Solvents Used to Make HTFSE Extracts
Concentrates, especially HTFSE Extracts, are trying to achieve this natural ‘full-spectrum’ experience. But on steroids. The production is complex and requires a great deal of experience and precision. And the desired result will determine the types of solvents used to help achieve the greatest concentration of those delicate, volatile compounds.
Since terpenes and flavonoids can be easily damaged and lost in the extraction process, different types of solvents can make or break the concentrate. For instance, ethanol can be used to extract flavonoids (Lazarjani et al., 2021), while butane produces the wide, adaptable range of consistencies and viscosities found in BHO.
Why Hydrocarbon Is Used To Make Sauce
Because hydrocarbon has a low boiling point, it is favored by many HTFSE Sauce makers. Since it has a low boiling point, it makes removing waxes and fats from the concentrate easier. And this helps guarantee greater purity and higher terpene and cannabinoid concentrations. Additionally, avoiding pigmentation and water remnants is better guaranteed with hydrocarbon (Lazarjani et al., 2021).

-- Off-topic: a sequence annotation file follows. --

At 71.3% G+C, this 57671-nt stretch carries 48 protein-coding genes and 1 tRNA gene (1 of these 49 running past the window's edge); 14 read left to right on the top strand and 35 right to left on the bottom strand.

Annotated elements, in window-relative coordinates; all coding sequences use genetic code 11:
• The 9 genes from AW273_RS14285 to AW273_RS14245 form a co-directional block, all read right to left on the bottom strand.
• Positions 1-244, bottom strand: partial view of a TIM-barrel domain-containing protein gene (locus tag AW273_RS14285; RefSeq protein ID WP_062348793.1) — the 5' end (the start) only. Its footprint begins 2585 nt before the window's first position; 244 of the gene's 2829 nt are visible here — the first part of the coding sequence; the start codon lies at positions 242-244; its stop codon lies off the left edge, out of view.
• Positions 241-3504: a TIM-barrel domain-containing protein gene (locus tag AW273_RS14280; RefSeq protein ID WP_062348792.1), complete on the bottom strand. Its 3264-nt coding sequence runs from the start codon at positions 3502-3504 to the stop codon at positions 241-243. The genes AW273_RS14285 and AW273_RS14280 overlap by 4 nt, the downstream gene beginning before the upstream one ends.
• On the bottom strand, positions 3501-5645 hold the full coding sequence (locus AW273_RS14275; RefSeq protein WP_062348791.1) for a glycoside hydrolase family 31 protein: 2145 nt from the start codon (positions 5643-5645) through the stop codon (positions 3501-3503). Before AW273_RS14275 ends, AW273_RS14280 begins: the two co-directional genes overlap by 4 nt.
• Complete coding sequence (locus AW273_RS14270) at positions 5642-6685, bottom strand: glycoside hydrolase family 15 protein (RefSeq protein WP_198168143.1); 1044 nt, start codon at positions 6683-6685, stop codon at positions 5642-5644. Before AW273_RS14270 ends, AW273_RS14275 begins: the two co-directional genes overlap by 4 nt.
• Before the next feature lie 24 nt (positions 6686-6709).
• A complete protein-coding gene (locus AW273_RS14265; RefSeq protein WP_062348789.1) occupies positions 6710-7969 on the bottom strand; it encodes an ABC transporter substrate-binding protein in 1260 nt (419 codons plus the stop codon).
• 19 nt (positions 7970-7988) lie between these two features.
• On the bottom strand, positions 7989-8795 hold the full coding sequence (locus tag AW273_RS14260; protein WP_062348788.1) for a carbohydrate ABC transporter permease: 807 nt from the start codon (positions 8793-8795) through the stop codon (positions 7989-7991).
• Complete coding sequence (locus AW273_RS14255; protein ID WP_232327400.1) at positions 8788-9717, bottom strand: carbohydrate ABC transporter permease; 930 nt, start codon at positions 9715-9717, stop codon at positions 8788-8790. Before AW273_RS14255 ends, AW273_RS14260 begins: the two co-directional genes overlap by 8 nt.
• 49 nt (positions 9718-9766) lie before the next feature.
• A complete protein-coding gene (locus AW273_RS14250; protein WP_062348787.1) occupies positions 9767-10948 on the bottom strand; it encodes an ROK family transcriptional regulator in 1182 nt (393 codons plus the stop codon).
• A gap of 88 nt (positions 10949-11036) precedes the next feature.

How HTFSE Extracts Are Made
Just like other cannabis concentrates, HTFSE Sauce needs to be made in a professional laboratory with specialized extraction equipment. Concentrates with extremely high cannabinoids concentrations of 70% and over are achieved through the use of solvents. And these solvents need to be purged for the HTFSE Extract to be safely consumed.
Closed-loop extraction methods, as opposed to open-loop extraction, are used. This simply means that laboratory-grade extractors are used, making the purging of solvents safe and effective. Then the crude oil is winterized, meaning it is frozen to make removing fats, waxes, and biomass simpler. Additional steps include chemical washes, filtration, and chromatography.
And once all of these careful steps have been executed expertly, the resulting concentrate is rich in terpenes and acid-based cannabinoids. But it isn’t HTFSE or even HCFSE yet. Why? And what’s the difference between those two, anyway?
Comparing HTFSE and HCFSE Concentrates